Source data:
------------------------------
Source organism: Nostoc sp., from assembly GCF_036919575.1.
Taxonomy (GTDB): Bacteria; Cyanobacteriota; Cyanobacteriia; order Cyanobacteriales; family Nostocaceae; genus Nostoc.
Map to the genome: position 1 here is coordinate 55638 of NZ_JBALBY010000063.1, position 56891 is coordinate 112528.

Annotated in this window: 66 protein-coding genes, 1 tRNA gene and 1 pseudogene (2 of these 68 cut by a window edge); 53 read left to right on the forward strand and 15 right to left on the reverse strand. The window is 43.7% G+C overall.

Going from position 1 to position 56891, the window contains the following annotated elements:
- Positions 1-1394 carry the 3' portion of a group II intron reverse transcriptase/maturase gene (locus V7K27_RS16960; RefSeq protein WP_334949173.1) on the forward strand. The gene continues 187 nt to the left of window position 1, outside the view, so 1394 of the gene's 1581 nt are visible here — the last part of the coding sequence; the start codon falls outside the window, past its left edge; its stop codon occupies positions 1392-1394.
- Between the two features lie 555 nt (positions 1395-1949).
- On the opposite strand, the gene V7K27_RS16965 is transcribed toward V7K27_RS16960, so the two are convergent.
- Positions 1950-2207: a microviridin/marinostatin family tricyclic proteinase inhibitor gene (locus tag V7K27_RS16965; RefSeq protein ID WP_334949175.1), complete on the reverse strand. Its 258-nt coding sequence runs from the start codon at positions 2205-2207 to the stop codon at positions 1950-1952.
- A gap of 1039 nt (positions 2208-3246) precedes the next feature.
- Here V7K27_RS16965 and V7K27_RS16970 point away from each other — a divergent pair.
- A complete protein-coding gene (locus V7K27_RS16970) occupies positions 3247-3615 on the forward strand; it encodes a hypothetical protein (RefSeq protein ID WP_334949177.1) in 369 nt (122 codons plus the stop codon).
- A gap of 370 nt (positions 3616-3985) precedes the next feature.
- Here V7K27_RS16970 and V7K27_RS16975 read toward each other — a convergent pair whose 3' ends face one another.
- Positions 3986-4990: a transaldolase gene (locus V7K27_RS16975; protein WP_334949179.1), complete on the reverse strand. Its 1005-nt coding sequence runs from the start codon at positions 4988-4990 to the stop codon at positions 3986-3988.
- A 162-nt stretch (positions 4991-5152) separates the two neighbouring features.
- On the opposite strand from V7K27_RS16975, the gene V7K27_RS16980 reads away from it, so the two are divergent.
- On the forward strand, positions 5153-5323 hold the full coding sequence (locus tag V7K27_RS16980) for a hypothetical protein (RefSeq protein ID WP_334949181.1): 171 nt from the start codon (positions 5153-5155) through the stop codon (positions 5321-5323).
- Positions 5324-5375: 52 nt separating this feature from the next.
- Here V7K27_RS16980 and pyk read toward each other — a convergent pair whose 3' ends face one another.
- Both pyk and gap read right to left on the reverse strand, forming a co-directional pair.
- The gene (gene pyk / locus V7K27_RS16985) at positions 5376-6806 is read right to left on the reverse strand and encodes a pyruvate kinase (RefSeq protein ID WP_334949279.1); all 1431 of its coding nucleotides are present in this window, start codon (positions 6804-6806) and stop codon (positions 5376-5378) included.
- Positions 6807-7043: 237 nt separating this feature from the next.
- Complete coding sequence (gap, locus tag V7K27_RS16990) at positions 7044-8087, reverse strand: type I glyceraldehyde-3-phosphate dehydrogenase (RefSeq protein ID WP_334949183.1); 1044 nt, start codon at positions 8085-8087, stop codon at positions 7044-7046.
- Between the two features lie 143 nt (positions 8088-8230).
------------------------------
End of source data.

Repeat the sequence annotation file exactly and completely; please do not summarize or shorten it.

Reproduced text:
Source organism: Nostoc sp., from assembly GCF_036919575.1.
Taxonomy (GTDB): Bacteria; Cyanobacteriota; Cyanobacteriia; order Cyanobacteriales; family Nostocaceae; genus Nostoc.
Map to the genome: position 1 here is coordinate 55638 of NZ_JBALBY010000063.1, position 56891 is coordinate 112528.

Annotated in this window: 66 protein-coding genes, 1 tRNA gene and 1 pseudogene (2 of these 68 cut by a window edge); 53 read left to right on the forward strand and 15 right to left on the reverse strand. The window is 43.7% G+C overall.

Going from position 1 to position 56891, the window contains the following annotated elements:
- Positions 1-1394 carry the 3' portion of a group II intron reverse transcriptase/maturase gene (locus V7K27_RS16960; RefSeq protein WP_334949173.1) on the forward strand. The gene continues 187 nt to the left of window position 1, outside the view, so 1394 of the gene's 1581 nt are visible here — the last part of the coding sequence; the start codon falls outside the window, past its left edge; its stop codon occupies positions 1392-1394.
- Between the two features lie 555 nt (positions 1395-1949).
- On the opposite strand, the gene V7K27_RS16965 is transcribed toward V7K27_RS16960, so the two are convergent.
- Positions 1950-2207: a microviridin/marinostatin family tricyclic proteinase inhibitor gene (locus tag V7K27_RS16965; RefSeq protein ID WP_334949175.1), complete on the reverse strand. Its 258-nt coding sequence runs from the start codon at positions 2205-2207 to the stop codon at positions 1950-1952.
- A gap of 1039 nt (positions 2208-3246) precedes the next feature.
- Here V7K27_RS16965 and V7K27_RS16970 point away from each other — a divergent pair.
- A complete protein-coding gene (locus V7K27_RS16970) occupies positions 3247-3615 on the forward strand; it encodes a hypothetical protein (RefSeq protein ID WP_334949177.1) in 369 nt (122 codons plus the stop codon).
- A gap of 370 nt (positions 3616-3985) precedes the next feature.
- Here V7K27_RS16970 and V7K27_RS16975 read toward each other — a convergent pair whose 3' ends face one another.
- Positions 3986-4990: a transaldolase gene (locus V7K27_RS16975; protein WP_334949179.1), complete on the reverse strand. Its 1005-nt coding sequence runs from the start codon at positions 4988-4990 to the stop codon at positions 3986-3988.
- A 162-nt stretch (positions 4991-5152) separates the two neighbouring features.
- On the opposite strand from V7K27_RS16975, the gene V7K27_RS16980 reads away from it, so the two are divergent.
- On the forward strand, positions 5153-5323 hold the full coding sequence (locus tag V7K27_RS16980) for a hypothetical protein (RefSeq protein ID WP_334949181.1): 171 nt from the start codon (positions 5153-5155) through the stop codon (positions 5321-5323).
- Positions 5324-5375: 52 nt separating this feature from the next.
- Here V7K27_RS16980 and pyk read toward each other — a convergent pair whose 3' ends face one another.
- Both pyk and gap read right to left on the reverse strand, forming a co-directional pair.
- The gene (gene pyk / locus V7K27_RS16985) at positions 5376-6806 is read right to left on the reverse strand and encodes a pyruvate kinase (RefSeq protein ID WP_334949279.1); all 1431 of its coding nucleotides are present in this window, start codon (positions 6804-6806) and stop codon (positions 5376-5378) included.
- Positions 6807-7043: 237 nt separating this feature from the next.
- Complete coding sequence (gap, locus tag V7K27_RS16990) at positions 7044-8087, reverse strand: type I glyceraldehyde-3-phosphate dehydrogenase (RefSeq protein ID WP_334949183.1); 1044 nt, start codon at positions 8085-8087, stop codon at positions 7044-7046.
- Between the two features lie 143 nt (positions 8088-8230).